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Bush: Putin leader of consequence, but to what end?

WASHINGTON (Reuters) - President George W. Bush on Thursday said Russian President Vladimir Putin was chosen “Person of the Year” by a U.S. magazine for being a leader of consequence, but only time would judge “to what end.”

President George W. Bush (L) and Russian President Vladimir Putin button up their jackets following their bilateral meeting in Sydney, September 7, 2007. REUTERS/Jason Reed

Bush joked that he and Putin now belonged to the same club after Time magazine named the Russian leader as the most newsworthy person of 2007 and wrote a cover story about him. Bush was selected by the magazine twice, in 2004 and 2000, the years he was elected president.

“You know, I’m looking forward to seeing him at the alumni meeting of the man of the year,” Bush quipped at a news conference.

“I presume they put him on there because he was a consequential leader. And the fundamental question is: Consequential to what end? You know, what will the country look like 10 years from now?” Bush said.

U.S.-Russian relations have become strained, with Washington criticizing Moscow for backtracking on democratic reforms and Russia angry over U.S. intentions to build a missile defense system in Europe.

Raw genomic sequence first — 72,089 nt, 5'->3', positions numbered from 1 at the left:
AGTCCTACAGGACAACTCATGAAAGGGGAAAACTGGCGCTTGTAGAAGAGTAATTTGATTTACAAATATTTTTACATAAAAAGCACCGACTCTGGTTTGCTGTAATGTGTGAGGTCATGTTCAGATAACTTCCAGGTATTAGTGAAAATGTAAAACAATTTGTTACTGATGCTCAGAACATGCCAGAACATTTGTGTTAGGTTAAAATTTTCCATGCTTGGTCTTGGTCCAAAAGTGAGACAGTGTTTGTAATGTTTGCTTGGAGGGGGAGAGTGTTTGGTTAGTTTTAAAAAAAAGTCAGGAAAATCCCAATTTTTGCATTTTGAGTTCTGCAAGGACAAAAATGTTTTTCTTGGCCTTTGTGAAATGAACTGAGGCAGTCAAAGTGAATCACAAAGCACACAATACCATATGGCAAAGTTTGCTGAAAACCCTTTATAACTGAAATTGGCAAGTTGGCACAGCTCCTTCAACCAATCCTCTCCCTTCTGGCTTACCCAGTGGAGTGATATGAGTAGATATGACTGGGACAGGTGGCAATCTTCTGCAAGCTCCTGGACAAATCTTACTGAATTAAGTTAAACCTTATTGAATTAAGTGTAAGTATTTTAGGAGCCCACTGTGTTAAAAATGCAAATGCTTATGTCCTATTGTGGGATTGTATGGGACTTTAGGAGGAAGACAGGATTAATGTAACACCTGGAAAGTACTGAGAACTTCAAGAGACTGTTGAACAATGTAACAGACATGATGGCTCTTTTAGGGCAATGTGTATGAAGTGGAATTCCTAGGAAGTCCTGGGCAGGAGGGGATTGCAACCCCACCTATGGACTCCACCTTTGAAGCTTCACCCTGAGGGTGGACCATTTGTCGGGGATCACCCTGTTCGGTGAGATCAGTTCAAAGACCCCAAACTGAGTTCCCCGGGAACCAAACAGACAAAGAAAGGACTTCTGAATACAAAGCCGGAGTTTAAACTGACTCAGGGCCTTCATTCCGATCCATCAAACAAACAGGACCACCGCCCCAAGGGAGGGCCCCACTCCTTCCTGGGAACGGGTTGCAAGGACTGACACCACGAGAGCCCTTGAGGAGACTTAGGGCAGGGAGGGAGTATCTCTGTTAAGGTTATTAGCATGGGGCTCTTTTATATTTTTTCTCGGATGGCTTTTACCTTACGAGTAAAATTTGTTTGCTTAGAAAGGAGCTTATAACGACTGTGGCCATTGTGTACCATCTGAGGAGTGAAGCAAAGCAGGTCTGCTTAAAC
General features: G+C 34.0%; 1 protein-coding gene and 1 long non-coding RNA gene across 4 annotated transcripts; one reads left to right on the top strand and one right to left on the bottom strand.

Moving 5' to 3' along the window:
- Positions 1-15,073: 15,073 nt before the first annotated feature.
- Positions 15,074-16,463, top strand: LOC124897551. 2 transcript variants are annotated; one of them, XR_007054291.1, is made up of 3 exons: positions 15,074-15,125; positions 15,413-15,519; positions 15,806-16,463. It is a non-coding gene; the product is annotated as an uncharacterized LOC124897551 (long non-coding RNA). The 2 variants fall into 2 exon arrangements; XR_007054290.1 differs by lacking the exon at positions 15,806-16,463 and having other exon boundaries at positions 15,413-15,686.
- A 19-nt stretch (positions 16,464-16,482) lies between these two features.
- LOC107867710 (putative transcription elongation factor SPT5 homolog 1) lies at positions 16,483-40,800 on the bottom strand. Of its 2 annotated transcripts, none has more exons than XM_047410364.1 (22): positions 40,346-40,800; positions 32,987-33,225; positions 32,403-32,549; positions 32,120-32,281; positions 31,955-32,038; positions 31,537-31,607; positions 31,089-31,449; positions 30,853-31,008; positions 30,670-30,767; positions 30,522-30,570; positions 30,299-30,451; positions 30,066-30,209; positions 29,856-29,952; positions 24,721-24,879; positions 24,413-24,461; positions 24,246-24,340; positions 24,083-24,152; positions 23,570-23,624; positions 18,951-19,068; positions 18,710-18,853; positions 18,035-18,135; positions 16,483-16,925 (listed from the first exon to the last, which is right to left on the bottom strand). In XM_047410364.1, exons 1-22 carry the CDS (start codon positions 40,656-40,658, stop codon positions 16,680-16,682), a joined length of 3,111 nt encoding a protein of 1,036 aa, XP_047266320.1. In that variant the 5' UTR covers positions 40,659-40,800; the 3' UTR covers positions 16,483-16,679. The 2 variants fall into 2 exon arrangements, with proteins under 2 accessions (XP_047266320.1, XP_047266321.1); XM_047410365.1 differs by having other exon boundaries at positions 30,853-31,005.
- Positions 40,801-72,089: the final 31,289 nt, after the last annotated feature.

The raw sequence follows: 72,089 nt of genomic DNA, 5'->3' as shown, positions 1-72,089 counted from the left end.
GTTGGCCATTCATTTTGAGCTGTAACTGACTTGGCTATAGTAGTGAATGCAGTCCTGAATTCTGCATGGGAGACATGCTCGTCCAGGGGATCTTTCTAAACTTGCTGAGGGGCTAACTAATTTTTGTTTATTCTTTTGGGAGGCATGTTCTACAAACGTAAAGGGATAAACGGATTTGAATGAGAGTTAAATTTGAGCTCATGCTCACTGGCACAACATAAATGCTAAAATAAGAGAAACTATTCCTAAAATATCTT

Disagreements over the Iraq war, independence for Kosovo and sanctions on Iran over its nuclear program have also eroded the bond between the leaders that started with Bush’s famous statement in 2001 that he had looked into Putin’s eyes and got a sense of his soul.

“My hope, of course, is that Russia is a country which understands there needs to be checks and balances, and free and fair elections, and a vibrant press,” Bush said.

“That they understand Western values based upon human rights and human dignity are values that will lead to a better country. That’s my hopes,” he said.

In an interview with Time magazine, Putin said the United States was trying to “seek problems inside Russia all the time.”

Putin accused the United States of trying to undermine Russia to further its global dominance and said Washington had ignored Moscow’s attempts to build a friendship.

Bush avoided any direct criticism of Putin, who has expressed interest in becoming prime minister after endorsing an ally to succeed him as president.

The Russian constitution bars Putin, who has presided over an economic boom in his country, from seeking a third term.

“Now, there’s speculation as to whether or not he’ll be the prime minister,” Bush said. “I haven’t talked to him about it. And until that happens, I think we better just watch and see.”

Dmitry Medvedev is almost certain to become the next president of Russia and his popularity ratings rose sharply after Putin said he wanted his close friend to succeed him.

“What’ll be interesting next year is how the Russian president carries on his business -- the new Russian president,” Bush said.

“We’ll be together probably a couple of times next year, and it’ll be interesting to see how foreign policy is conducted and what the role of President Putin may be or not be,” he said.

Editing by David Alexander